In a study looking at one zip code in a Florida community with high impoundments of community (unowned) cats, the answer was yes.
The two-year program was designed to trap and alter a minimum of half the cats in one zip code; the cats were neutered and either adopted or returned to the community. A program of counseling to help community members with nuisance issues was also implemented in the target zip code as part of the study.
A total of 2,366 cats were trapped and altered from that zip code. Shelter cat intake was then compared between that zip code and the rest of the county.
Shelter cat intake in the un-targeted parts of the county decreased by 66 percent during the study period, but only decreased by 12 percent in the non-target area. The number of cats who lost their lives in the shelter was 17.5-fold higher in the un-targeted areas.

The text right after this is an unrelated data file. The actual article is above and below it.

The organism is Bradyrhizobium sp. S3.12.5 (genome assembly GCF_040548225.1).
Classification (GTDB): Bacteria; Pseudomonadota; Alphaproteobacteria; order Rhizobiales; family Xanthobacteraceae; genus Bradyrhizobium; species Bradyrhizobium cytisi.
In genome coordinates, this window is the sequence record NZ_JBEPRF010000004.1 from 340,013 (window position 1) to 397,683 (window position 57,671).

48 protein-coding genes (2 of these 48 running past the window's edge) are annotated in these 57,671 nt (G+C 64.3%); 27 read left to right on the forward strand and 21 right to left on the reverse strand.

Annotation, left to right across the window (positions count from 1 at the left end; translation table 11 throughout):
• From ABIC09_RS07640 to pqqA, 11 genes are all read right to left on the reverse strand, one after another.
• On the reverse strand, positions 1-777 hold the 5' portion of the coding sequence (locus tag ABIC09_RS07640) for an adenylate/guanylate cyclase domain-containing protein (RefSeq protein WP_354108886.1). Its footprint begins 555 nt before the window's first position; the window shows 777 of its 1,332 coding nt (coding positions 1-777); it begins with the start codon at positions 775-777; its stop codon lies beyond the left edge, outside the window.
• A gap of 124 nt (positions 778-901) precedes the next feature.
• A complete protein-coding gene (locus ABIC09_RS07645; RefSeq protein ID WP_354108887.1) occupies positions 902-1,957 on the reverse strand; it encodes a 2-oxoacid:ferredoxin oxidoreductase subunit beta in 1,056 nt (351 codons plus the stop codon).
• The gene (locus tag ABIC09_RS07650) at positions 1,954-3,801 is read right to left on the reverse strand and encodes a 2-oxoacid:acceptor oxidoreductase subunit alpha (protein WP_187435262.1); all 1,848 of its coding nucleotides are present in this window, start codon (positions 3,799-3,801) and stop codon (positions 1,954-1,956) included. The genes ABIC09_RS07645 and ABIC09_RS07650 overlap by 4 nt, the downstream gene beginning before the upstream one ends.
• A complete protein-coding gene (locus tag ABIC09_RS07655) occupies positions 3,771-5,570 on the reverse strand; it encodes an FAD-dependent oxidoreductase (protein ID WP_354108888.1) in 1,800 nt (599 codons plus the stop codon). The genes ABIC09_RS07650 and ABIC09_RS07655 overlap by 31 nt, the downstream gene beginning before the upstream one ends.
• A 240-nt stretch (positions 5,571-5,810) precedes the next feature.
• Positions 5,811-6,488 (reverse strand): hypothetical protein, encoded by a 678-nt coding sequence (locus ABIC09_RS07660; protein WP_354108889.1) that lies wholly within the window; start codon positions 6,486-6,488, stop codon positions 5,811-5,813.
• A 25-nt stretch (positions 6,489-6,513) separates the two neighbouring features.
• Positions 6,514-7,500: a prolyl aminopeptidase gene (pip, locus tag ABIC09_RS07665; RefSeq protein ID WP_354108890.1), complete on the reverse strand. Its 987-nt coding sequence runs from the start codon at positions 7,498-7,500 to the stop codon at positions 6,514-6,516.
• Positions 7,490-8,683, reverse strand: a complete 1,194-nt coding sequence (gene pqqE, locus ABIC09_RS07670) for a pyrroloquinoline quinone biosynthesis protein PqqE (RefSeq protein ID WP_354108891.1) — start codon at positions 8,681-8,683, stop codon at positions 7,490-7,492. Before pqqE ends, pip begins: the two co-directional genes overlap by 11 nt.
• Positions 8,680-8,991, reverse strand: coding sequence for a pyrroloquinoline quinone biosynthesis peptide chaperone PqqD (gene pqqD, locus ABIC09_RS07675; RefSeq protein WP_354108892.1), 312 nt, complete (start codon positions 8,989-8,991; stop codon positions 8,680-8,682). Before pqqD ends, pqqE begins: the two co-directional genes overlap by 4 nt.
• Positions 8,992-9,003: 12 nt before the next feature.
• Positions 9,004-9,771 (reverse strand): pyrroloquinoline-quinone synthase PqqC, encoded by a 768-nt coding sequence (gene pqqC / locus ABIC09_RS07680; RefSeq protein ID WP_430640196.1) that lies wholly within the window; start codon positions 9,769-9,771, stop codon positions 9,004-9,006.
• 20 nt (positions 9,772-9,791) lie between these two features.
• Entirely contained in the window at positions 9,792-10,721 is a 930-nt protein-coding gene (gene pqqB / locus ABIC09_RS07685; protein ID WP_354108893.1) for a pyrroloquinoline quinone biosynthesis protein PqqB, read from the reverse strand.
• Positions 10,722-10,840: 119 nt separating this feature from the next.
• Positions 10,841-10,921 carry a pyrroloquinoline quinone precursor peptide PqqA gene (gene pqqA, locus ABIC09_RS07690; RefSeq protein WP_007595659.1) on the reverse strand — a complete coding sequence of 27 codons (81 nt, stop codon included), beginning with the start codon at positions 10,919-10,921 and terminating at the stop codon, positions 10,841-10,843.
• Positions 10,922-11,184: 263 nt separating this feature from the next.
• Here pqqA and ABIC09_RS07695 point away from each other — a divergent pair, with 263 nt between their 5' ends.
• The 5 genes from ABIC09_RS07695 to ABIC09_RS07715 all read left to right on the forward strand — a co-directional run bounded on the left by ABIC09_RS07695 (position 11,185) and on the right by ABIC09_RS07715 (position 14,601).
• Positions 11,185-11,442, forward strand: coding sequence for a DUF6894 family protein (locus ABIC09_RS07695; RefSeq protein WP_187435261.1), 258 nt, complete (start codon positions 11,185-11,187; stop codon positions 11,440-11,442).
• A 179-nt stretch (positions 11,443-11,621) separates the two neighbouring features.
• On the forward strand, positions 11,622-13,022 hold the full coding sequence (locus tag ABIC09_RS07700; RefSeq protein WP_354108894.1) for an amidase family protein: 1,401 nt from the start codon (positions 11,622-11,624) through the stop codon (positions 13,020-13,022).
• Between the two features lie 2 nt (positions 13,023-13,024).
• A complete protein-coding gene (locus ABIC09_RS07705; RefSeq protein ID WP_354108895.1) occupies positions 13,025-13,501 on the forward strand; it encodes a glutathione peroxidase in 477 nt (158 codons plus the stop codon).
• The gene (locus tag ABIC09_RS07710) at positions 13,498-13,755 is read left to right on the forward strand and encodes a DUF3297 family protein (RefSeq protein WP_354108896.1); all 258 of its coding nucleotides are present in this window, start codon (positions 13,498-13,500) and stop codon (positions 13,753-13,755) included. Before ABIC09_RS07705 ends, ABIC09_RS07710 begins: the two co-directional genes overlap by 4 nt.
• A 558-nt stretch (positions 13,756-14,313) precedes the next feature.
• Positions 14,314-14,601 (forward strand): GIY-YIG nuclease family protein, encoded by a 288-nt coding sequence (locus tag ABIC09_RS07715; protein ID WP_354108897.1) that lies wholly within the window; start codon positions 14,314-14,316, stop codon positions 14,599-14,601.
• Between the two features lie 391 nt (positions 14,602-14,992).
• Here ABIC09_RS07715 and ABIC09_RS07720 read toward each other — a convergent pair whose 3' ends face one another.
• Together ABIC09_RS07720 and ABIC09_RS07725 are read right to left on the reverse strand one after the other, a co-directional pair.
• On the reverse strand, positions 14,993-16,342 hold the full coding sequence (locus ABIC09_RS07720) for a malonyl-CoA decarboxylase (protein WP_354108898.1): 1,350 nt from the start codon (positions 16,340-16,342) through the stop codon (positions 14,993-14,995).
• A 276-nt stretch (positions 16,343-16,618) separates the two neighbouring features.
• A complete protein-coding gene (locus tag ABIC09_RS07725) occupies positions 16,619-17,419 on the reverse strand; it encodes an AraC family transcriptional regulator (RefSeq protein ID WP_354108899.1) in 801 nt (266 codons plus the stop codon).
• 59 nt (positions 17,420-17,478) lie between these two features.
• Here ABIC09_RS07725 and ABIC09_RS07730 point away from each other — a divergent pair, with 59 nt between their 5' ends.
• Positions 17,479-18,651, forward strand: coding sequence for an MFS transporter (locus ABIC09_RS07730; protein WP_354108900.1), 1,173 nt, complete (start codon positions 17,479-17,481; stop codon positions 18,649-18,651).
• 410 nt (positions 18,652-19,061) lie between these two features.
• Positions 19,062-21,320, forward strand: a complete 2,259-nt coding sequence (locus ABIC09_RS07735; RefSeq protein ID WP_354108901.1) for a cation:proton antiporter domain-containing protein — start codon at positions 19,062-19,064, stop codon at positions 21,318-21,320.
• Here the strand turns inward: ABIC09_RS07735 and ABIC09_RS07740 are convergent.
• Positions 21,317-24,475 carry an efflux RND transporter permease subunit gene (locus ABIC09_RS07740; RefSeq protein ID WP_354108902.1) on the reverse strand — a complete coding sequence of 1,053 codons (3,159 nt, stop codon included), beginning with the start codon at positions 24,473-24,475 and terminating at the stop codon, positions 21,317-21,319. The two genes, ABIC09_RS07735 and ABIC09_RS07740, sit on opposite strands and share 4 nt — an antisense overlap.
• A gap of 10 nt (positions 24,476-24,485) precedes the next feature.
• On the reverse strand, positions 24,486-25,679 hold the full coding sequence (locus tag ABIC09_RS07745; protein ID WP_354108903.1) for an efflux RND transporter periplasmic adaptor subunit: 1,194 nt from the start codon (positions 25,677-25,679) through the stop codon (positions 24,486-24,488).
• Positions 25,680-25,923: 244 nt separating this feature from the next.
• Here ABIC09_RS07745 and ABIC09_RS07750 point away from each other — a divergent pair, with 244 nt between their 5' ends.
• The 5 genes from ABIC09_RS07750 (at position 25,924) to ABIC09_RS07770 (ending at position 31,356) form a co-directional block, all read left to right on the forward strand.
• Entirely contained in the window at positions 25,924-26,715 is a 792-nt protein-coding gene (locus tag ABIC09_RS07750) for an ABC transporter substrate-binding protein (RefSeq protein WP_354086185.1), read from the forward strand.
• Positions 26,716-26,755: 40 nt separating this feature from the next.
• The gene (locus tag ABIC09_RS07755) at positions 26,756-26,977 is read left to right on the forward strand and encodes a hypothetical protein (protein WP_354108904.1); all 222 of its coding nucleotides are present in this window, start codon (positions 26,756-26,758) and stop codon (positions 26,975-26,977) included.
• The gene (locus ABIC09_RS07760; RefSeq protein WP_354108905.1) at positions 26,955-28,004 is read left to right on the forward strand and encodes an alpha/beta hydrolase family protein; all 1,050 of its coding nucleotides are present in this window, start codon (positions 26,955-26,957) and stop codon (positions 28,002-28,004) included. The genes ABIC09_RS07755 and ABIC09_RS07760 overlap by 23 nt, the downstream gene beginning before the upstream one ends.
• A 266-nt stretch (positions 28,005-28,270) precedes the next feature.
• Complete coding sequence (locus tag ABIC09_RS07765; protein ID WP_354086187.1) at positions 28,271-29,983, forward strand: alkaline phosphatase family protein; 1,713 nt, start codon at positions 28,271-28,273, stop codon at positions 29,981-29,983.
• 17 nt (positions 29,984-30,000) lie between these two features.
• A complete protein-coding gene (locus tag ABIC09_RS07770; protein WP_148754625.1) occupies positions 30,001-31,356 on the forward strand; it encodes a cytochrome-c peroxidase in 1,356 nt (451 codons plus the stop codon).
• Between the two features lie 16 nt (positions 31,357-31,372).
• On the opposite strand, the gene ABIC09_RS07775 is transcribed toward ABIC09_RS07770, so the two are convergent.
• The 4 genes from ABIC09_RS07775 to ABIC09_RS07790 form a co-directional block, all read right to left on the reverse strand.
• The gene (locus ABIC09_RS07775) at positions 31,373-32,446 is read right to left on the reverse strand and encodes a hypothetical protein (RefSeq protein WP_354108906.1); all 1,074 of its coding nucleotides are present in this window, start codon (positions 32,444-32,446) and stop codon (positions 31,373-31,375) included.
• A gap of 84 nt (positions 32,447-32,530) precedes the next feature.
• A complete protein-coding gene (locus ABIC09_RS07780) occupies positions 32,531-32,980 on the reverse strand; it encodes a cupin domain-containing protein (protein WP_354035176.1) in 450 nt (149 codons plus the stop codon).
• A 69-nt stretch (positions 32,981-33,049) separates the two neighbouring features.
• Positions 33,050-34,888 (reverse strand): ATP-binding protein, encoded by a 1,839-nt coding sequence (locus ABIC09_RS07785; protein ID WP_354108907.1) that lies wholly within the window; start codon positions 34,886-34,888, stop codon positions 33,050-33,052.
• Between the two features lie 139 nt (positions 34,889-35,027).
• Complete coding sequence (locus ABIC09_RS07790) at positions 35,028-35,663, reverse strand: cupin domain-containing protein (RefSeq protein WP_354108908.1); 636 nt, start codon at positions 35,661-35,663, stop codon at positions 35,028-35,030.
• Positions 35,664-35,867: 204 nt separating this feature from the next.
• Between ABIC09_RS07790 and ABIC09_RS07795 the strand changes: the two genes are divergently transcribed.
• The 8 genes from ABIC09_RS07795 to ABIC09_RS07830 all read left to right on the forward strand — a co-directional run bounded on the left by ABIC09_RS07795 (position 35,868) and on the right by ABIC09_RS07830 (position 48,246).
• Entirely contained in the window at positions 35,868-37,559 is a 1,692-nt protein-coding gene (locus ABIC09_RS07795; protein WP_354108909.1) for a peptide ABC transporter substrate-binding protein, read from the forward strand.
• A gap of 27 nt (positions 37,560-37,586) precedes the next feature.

The study's authors concluded, "High-impact TNR combined with the adoption of socialized cats and nuisance resolution counseling for residents is an effective tool for reducing shelter cat intake."
The complete study is available at the link below.
J.K. Levy, N.M. Isaza, K.C. Scott, Effect of high-impact targeted trap-neuter-return and adoption of community cats on cat intake to a shelter, The Veterinary Journal, Available online 5 May 2014, ISSN 1090-0233, http://dx.doi.org/10.1016/j.tvjl.2014.05.001.